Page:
If you have a DSLR camera and are nervous to take it out of auto mode, we’re here to help with this guide to DSLR cameras. You may have heard words like aperture, exposure, and shutter speed and wondered just how on earth they come together to give you a better photo. We’ll show you how to get the most out of your DSLR camera with these DSLR camera basics. You’ll get the confidence to take it out of auto mode in no time with this guide to DSLR cameras!
What is Aperture Priority?
When learning DSLR camera basics, start by putting your camera in Aperture Priority mode or Shutter Priority mode. On a Canon, this is AV or TV. On a Nikon from Beachcamera.com, this may be represented as A or S. Photos taken with a low aperture let in more light, allowing you to take pictures in situations where there isn’t much light like indoors and at night. A low aperture will also give you a shallow depth of field. You know, the photos where one thing is in focus and the background is blurred? When you take pictures with a high aperture, you need to have a lot of light, like outside during the day. Turn the dial on your camera so that you’re shooting in Aperture Priority mode. That means that you’ll be setting the Aperture, and the camera will automatically adjust the shutter speed. The camera will attempt to give you a correct shutter speed so that your photo turns out just right- not too bright, not too dark. In most cases, you can change the aperture by turning the black dial on top of the camera.
Your Camera’s ISO Setting
Another DSLR camera basic to learn is lowering your ISO. The lower the number, the smaller amount of light your camera will use. If it’s a really bright sunny day and you’re taking pictures outside, set your ISO to 100. The higher the ISO, the more light your camera will use. So if you’re trying to take a picture inside without a flash, and need more light, you can try setting your ISO to 800 or higher to see if you can get a high enough shutter speed to hand hold your camera. The catch with using a high ISO is that it makes your pictures pretty grainy. So a DSLR camera basic is to always try to use the lowest ISO possible.
How to Set Shutter Priority
Next, you want to learn about shooting in Shutter Priority mode when learning your DSLR camera basics. That means setting the shutter speed, and letting the camera adjust the aperture. Shutter speed is how fast the camera records the picture. 4 would be considered a slow shutter speed. This would allow you to capture the movement of water most likely while using a tripod to keep your camera from Beachcamera.com steady. A fast shutter speed of around 640 will allow you to actually stop an animal in its tracks or even freeze water in motion! To change your shutter speed, you’ll probably use the same black dial you used to change your aperture. You’ll generally keep your shutter speed around 125 when taking portraits of something that’s going to be relatively still. If there’s movement, you might want to go higher. Be sure to keep an eye on your aperture as you change your shutter speed. If your aperture number starts flashing, that means that the shutter speed you selected is too high or too low to correctly expose the picture.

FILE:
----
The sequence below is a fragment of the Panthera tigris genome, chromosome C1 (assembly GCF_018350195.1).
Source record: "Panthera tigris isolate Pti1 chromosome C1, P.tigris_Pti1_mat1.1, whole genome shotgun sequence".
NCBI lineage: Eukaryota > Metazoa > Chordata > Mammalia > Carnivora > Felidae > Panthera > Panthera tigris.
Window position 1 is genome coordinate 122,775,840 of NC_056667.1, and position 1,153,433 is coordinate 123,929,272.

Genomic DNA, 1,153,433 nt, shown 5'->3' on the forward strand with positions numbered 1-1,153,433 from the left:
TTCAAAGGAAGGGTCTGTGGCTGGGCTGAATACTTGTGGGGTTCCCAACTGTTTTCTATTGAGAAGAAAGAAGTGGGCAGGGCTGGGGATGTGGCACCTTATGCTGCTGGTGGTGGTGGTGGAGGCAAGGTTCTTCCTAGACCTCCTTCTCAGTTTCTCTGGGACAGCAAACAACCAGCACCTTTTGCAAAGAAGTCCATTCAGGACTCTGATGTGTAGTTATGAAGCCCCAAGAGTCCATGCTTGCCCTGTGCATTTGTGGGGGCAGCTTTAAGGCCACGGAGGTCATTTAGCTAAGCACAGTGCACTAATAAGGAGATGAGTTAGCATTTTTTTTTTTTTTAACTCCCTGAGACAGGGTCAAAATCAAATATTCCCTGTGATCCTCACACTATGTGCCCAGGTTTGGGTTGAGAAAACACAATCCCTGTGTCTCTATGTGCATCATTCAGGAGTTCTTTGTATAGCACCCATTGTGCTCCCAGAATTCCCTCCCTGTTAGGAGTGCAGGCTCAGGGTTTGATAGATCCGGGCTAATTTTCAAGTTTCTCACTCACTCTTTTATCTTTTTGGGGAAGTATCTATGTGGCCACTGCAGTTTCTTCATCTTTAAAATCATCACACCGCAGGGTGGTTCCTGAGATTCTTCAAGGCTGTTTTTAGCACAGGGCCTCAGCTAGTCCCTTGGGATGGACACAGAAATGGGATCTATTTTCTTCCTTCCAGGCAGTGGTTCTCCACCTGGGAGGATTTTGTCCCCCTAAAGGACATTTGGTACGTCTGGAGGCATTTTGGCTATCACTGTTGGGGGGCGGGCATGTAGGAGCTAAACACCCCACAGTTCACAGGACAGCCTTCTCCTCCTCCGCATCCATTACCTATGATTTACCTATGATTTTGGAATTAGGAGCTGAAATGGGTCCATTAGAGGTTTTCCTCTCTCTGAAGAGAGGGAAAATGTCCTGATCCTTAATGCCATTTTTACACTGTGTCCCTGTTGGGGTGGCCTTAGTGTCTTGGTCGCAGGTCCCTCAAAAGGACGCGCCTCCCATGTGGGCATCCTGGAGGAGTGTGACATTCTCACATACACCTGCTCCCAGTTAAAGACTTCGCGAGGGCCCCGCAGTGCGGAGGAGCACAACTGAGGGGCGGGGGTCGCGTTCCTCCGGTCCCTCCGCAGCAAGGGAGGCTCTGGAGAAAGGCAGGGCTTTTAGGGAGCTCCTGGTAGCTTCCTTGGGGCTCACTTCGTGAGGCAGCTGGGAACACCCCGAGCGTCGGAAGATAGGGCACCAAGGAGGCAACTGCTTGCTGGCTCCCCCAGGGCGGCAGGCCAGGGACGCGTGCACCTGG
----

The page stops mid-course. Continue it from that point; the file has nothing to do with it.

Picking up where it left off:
How to Focus Properly
If you’re having trouble getting your new Nikon D780 to focus on exactly what you want, you might want to take a look at the AF Selection when learning DSLR camera basics. If you’re shooting with a low aperture, this can sometimes be a real problem. If your camera is set to “auto selection”, your camera will attempt to “guess” what you’re trying to focus on, and automatically choose what it thinks you want. Sometimes you’ll want to change your camera to “Manual Point Selection”. That means the camera will always focus on one spot. You can choose any point that you feel most comfortable with. When set to Manual Point Selection, your camera will always focus in that one spot. If you press the shutter button halfway down and look through the viewfinder, the focus point you selected should highlight, and you’ll probably hear your lens focusing. That means your lens is focused on that one spot. Then press the shutter the rest of the way to take the pic.
How to Use Manual Mode
When practicing your DSLR camera basics, you’ll learn which situations call for which shooting modes. Is a nice background blur or having everything in focus more important? Use Aperture Priority. Is capturing speed more important? Use Shutter Priority. After mastering Aperture Priority and Shutter Priority, it’s not that much of a leap to go to fully Manual Mode! To shoot in Manual mode, turn the dial on the top of your camera to M. Check your manual to see which buttons now control you shutter speed and aperture. After all your practice in Aperture Priority and Shutter Priority, you’re probably familiar with what shutter speeds and apertures you prefer. Now you can put them together! When changing the shutter speed and aperture, be sure to keep an eye on your exposure.
Learn these DSLR camera basics so you can be well equipped when it comes to your camera. You’re already on your way to becoming a better photographer!